It had a good location, too. So why did we move? For many reasons. Although I loved living downtown Palm Springs, we were right behind a hotel. We constantly had to call the ABC or police when the hotel violated their restrictions on noise. Living next to a busy hotel when they violate their liquor license with outdoor amplified music in the middle of the night wasn’t fun. During 2020 the hotel closed. I’m glad we sold the house before it reopened.

rustic small kitchen

The house was stunning, but not that practical. The kitchen was tiny. We called it a one-butt kitchen, but it worked. I could unload the dishwasher, cook and open the fridge without taking a step. I’d rotate in place. I had more than one friend ask me how I dealt with such a tiny kitchen.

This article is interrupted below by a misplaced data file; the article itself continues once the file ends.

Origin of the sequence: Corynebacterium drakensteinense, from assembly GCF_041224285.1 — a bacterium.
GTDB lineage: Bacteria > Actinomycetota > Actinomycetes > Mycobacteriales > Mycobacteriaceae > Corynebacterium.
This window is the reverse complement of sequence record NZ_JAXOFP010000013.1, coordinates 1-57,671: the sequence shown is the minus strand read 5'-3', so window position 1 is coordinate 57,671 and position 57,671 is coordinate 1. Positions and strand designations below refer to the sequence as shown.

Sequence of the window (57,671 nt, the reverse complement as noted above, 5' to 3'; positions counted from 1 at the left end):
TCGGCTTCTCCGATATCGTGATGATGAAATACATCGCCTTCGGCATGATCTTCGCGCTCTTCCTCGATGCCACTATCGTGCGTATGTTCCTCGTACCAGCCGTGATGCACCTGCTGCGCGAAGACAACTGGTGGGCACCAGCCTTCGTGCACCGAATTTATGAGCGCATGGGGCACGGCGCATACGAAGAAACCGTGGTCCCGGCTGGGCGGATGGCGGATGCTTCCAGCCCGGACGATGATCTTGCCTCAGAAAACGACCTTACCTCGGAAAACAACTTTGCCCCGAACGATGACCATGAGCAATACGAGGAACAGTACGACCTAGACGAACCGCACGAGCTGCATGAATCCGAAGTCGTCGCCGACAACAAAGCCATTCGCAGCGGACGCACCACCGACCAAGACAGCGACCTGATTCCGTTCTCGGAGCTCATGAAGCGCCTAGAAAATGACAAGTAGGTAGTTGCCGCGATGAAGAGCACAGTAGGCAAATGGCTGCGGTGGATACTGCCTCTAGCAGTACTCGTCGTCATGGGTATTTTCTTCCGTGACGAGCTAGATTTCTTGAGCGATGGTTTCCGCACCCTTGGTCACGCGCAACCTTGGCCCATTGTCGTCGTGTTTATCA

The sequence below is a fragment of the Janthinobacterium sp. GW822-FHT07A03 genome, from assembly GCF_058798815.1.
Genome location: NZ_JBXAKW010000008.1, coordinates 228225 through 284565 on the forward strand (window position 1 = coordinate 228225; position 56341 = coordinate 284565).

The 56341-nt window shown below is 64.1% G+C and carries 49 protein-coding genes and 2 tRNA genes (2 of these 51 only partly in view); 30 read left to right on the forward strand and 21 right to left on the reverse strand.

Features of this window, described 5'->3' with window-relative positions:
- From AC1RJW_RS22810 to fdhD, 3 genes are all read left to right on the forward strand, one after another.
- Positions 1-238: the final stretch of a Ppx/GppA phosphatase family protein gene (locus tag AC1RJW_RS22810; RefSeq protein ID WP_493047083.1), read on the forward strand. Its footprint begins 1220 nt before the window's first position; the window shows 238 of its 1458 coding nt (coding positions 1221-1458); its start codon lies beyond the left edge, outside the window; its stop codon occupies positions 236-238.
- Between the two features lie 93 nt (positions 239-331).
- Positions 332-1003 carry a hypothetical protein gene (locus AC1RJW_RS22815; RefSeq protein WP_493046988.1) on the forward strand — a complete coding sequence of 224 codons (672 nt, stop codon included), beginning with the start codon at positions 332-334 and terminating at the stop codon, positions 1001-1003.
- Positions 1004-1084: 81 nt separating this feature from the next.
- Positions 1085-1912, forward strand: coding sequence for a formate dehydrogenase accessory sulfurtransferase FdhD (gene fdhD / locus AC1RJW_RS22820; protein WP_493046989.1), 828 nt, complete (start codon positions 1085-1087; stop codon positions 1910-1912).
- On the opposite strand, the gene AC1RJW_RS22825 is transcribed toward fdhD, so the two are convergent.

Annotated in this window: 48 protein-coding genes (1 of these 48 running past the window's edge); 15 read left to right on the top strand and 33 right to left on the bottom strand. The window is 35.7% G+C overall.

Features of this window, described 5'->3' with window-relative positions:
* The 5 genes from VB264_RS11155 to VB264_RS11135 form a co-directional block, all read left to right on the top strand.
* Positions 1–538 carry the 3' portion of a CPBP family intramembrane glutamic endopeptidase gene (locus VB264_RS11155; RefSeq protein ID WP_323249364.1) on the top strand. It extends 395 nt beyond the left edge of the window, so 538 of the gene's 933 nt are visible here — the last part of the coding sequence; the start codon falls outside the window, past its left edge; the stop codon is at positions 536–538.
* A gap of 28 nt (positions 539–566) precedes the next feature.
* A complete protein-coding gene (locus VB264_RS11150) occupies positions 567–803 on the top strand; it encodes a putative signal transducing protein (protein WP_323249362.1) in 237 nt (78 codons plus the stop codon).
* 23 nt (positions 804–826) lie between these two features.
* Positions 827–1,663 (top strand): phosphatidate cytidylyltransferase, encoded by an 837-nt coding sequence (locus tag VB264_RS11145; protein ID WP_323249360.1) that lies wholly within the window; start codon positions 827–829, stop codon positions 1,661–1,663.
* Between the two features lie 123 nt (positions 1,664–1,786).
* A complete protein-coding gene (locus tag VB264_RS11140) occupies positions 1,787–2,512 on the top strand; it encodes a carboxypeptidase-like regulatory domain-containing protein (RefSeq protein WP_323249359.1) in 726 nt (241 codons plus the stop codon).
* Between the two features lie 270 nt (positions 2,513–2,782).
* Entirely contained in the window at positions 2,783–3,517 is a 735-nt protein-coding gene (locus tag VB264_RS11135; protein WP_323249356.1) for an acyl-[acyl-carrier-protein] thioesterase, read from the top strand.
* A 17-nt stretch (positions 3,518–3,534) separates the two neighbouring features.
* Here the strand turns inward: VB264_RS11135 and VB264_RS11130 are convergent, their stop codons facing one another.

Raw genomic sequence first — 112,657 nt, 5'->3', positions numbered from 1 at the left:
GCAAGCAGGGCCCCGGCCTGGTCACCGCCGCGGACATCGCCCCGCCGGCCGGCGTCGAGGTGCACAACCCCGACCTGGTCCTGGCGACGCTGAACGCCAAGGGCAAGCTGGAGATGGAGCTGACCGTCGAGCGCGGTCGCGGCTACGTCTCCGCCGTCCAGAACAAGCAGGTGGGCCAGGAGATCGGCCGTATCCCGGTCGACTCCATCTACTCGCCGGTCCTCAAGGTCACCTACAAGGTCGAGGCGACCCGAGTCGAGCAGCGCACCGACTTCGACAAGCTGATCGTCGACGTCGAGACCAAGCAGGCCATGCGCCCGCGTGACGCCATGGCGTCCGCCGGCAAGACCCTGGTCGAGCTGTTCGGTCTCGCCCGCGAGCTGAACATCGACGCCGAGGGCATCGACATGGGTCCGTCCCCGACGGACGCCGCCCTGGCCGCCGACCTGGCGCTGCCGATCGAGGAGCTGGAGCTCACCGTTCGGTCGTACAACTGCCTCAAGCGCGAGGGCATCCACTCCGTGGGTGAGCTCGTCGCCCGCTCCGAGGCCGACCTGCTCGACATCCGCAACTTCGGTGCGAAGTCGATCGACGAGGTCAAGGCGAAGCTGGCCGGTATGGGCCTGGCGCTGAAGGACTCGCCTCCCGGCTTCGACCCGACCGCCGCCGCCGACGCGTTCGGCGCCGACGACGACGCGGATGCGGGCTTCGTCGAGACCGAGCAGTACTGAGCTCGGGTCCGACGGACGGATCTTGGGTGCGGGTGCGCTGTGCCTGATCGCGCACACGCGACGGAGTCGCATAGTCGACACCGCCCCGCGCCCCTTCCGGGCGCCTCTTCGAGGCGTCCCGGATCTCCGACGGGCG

master bedroom with open tub and pillars
The master bedroom of our old home.

Some of the things I didn’t like about the house was it had a carport, not a garage. The carport flooded every time it rained. It also got dusty and dirty, because the desert is dusty and dirty.

Another thing I didn’t like was the lack of storage because the house was built in the 1930s. Also, it was so cold in the winter that my fingers would go numb. And don’t get me started on the four-digit electric bill in the summer.

Another thing I don’t miss is the homeless man who peaked through our bedroom windows and slept in our yard. He terrified me. I’d spot him on our cameras every time we left town. He was watching us. I’d leave for my walk and return to find him in our yard.

Spanish colonial Movie Colony home.
View of our old home.